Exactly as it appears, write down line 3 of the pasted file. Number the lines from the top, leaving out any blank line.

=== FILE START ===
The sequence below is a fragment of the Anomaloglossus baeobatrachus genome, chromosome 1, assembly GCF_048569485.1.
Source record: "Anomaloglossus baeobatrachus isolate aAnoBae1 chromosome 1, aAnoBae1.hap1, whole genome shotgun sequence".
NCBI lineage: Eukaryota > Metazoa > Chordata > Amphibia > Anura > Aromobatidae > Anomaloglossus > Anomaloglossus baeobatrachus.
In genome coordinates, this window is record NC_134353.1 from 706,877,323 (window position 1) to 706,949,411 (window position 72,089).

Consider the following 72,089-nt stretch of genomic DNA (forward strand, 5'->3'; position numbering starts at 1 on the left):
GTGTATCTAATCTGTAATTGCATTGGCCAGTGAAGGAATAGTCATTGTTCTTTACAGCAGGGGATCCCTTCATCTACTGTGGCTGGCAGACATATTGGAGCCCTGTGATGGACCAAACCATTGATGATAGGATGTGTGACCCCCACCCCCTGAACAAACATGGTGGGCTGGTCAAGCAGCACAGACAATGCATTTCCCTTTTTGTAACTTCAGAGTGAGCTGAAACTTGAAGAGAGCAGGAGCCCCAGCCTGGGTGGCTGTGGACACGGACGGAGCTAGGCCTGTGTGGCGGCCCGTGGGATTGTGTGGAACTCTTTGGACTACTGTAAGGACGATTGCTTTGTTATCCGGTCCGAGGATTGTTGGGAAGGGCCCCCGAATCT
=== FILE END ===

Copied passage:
NCBI lineage: Eukaryota > Metazoa > Chordata > Amphibia > Anura > Aromobatidae > Anomaloglossus > Anomaloglossus baeobatrachus.